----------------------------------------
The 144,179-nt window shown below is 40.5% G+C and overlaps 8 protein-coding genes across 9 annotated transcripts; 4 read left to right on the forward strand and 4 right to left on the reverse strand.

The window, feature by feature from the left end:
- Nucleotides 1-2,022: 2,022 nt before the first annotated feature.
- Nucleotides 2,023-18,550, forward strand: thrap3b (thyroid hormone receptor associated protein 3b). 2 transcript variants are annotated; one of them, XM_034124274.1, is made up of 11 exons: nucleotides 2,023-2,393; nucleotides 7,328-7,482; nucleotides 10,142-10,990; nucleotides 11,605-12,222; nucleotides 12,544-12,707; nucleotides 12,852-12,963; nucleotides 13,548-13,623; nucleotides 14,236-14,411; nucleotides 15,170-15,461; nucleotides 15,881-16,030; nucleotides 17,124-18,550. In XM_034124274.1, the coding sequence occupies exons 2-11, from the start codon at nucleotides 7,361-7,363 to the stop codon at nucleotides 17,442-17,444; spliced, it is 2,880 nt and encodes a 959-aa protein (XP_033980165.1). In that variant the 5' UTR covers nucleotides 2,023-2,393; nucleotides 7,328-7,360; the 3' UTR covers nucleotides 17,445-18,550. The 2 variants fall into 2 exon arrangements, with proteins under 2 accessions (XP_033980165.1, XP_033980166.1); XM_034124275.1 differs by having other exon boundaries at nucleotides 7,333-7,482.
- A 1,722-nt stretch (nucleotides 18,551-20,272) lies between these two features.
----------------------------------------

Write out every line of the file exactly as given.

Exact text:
The 144,179-nt window shown below is 40.5% G+C and overlaps 8 protein-coding genes across 9 annotated transcripts; 4 read left to right on the forward strand and 4 right to left on the reverse strand.

The window, feature by feature from the left end:
- Nucleotides 1-2,022: 2,022 nt before the first annotated feature.
- Nucleotides 2,023-18,550, forward strand: thrap3b (thyroid hormone receptor associated protein 3b). 2 transcript variants are annotated; one of them, XM_034124274.1, is made up of 11 exons: nucleotides 2,023-2,393; nucleotides 7,328-7,482; nucleotides 10,142-10,990; nucleotides 11,605-12,222; nucleotides 12,544-12,707; nucleotides 12,852-12,963; nucleotides 13,548-13,623; nucleotides 14,236-14,411; nucleotides 15,170-15,461; nucleotides 15,881-16,030; nucleotides 17,124-18,550. In XM_034124274.1, the coding sequence occupies exons 2-11, from the start codon at nucleotides 7,361-7,363 to the stop codon at nucleotides 17,442-17,444; spliced, it is 2,880 nt and encodes a 959-aa protein (XP_033980165.1). In that variant the 5' UTR covers nucleotides 2,023-2,393; nucleotides 7,328-7,360; the 3' UTR covers nucleotides 17,445-18,550. The 2 variants fall into 2 exon arrangements, with proteins under 2 accessions (XP_033980165.1, XP_033980166.1); XM_034124275.1 differs by having other exon boundaries at nucleotides 7,333-7,482.
- A 1,722-nt stretch (nucleotides 18,551-20,272) lies between these two features.